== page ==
Electric dinghy goes live at Wainono

The eels that live in Wainono Lagoon are not of the electric variety but the new dinghy that Environment Canterbury has certainly is.

The regional council has just launched its first electric-powered boat that will make water quality monitoring at the South Canterbury coastal lagoon quicker to undertake and safer for staff.

Up until now, an inflatable rowboat was used to get out to the existing monitoring site in the lagoon – which was a good exercise for the skipper but slow and challenging to work from.

When a new continuous water quality monitoring site was recently added 850 metres from shore, the team needed a vessel with a mode of propulsion and a stable base to carry out monthly sampling, calibration, and instrument readings.  Outside of these visits, the new water monitor continues to gather and report data and helps give Environment Canterbury a better understanding of water quality changes in the lagoon over short-time periods.

Evan Swale, from the Surface Water Science team, said the new boat was a great improvement on other designs and runs off two 55 Amp-hour batteries which can be recharged.

“Being electric is great for the environment and fits in with the lagoon and its status as a Department of Conservation Reserve.  The electric motor is very quiet which ensures minimal impact on the wildlife in the area.  It’s an aluminium pontoon with four chambers, so it’s also really stable to work from and handles small waves easily.”

The dinghy will be based in the Timaru office and, while mostly used for Wainono, will be available for other water monitoring activity in lakes and lagoons in the region.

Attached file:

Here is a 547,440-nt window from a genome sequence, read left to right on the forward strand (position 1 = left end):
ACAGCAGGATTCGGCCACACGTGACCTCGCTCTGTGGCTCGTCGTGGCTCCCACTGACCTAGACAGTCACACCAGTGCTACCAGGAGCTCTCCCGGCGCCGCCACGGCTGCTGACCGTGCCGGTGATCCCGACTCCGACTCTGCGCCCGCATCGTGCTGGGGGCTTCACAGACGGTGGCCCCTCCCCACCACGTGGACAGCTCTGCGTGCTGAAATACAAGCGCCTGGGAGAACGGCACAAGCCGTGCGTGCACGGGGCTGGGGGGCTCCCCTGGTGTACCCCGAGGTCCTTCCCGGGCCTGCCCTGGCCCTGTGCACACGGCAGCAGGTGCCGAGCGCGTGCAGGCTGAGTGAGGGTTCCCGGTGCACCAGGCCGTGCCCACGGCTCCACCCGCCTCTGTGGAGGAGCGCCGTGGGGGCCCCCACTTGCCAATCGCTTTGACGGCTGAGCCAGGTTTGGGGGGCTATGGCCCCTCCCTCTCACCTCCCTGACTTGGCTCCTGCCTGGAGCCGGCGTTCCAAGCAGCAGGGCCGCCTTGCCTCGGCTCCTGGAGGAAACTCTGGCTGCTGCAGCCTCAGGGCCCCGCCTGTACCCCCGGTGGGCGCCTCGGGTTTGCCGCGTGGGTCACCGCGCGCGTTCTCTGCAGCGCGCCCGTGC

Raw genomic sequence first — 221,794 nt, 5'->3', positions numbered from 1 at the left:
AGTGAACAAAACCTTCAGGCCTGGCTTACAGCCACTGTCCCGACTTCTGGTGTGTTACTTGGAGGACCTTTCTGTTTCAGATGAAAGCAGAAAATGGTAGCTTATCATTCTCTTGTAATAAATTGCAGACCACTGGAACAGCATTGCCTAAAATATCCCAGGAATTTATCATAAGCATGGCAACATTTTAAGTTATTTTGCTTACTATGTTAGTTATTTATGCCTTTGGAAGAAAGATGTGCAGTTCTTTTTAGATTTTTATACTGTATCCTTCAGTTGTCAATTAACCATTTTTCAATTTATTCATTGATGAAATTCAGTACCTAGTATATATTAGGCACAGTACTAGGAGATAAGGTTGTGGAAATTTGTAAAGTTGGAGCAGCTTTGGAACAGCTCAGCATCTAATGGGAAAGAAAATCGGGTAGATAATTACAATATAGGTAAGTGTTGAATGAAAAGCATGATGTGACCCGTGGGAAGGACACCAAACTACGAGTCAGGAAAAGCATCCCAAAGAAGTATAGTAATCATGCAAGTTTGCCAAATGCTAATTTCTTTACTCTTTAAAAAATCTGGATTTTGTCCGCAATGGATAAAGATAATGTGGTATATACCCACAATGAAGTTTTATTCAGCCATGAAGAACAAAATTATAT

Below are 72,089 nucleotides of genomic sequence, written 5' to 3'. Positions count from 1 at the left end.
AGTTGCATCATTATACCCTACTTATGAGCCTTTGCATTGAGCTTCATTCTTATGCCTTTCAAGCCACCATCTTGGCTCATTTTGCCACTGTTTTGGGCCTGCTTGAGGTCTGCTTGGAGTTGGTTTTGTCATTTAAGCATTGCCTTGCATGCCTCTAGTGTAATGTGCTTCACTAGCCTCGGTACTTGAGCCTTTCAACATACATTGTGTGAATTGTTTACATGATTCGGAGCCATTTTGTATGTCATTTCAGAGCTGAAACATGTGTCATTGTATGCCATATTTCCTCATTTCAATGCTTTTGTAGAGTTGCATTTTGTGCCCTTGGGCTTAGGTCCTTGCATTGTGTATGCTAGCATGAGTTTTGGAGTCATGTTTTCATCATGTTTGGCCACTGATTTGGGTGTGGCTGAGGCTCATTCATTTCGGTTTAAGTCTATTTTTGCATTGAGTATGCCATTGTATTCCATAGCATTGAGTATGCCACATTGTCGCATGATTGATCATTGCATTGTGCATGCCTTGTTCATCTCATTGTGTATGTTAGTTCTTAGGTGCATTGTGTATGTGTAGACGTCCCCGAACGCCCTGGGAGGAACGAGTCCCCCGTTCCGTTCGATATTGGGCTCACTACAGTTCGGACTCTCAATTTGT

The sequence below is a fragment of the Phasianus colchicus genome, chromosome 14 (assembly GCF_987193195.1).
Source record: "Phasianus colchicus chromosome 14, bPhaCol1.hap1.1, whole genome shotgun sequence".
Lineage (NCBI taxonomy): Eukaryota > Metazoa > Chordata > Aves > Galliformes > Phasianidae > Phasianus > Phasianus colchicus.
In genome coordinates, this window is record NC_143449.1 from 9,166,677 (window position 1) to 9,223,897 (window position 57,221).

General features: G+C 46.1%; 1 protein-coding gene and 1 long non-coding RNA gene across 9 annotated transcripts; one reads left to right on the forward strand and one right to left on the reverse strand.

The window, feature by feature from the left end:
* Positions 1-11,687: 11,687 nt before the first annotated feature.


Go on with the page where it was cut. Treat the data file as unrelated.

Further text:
Water monitoring at Wainono Lagoon

Evan explains that when visiting each of the two Wainono monitoring sites, he collects four different water samples in sterile bottles, which are then sent to a laboratory in Christchurch for analysis.

“The four samples are analysed for E.coli, nitrogen and phosphorus, water clarity, and one for chlorophyll A to check for algal growth in the lake.  We’ve also got a hand-held water meter which records water temperature, dissolved oxygen, conductivity and the pH - which all help build our understanding of water quality in the lagoon.”

Zone Manager, Chris Eccleston, says improving the water quality of the lagoon is a key aim for Lower Waitaki South Canterbury Coastal Water Zone.

“We now have new farming rules in place in this zone to reduce nutrient and sediment run-off into the waterways that flow into the lagoon, as well as Te Mana o te Wai Wainono Lagoon restoration project led by Te Runanga o Waihao. Improving water quality monitoring is key to tracking progress.”

The new continuous monitoring site measures a range of parameters that give a detailed picture of what’s happening with water quality in the lagoon: temperature, dissolved oxygen (important for many forms of aquatic life), conductivity (which measures conductive ions from dissolved salts and inorganic material, pH, turbidity (water clarity), chlorophyll A (responsible for photosynthesis), and blue green algae, as well as meteorological data like windspeed, solar radiation and rainfall.

The water quality probes are self-cleaning and the readings are checked against a separate meter during each monthly visit, with a calibration check carried out every three months.

Water monitoring at Wainono Lagoon is part of a network of hundreds of regularly monitored sites across Canterbury.  Water quality results are uploaded to the LAWA website annually and are used by Environment Canterbury to determine the state and trend of water quality in the lagoon.  It also helps determine if the management framework in place in the lagoon is meeting plan water quality objectives.  The trophic level index of the lake, an indicator of overall water quality, is calculated once a year using results from this sampling.

Wainono Lagoon - A significant area of biodiversity

The Wainono Lagoon is a 480-hectare coastal lagoon and wetland of national and international importance for its birdlife and native fish.  Its importance derives from the lagoon’s size, diversity of habitats and location in a chain of coastal wetlands.  The lagoon and its tributaries are highly significant to Waihao rūnanga as a mahinga kai source and a cultural site.

If you would like to read more about the Wainono Lagoon Te Mana o te Wai Restoration Project visit our Lower Waitaki South Coastal Canterbury Zone Biodiversity page.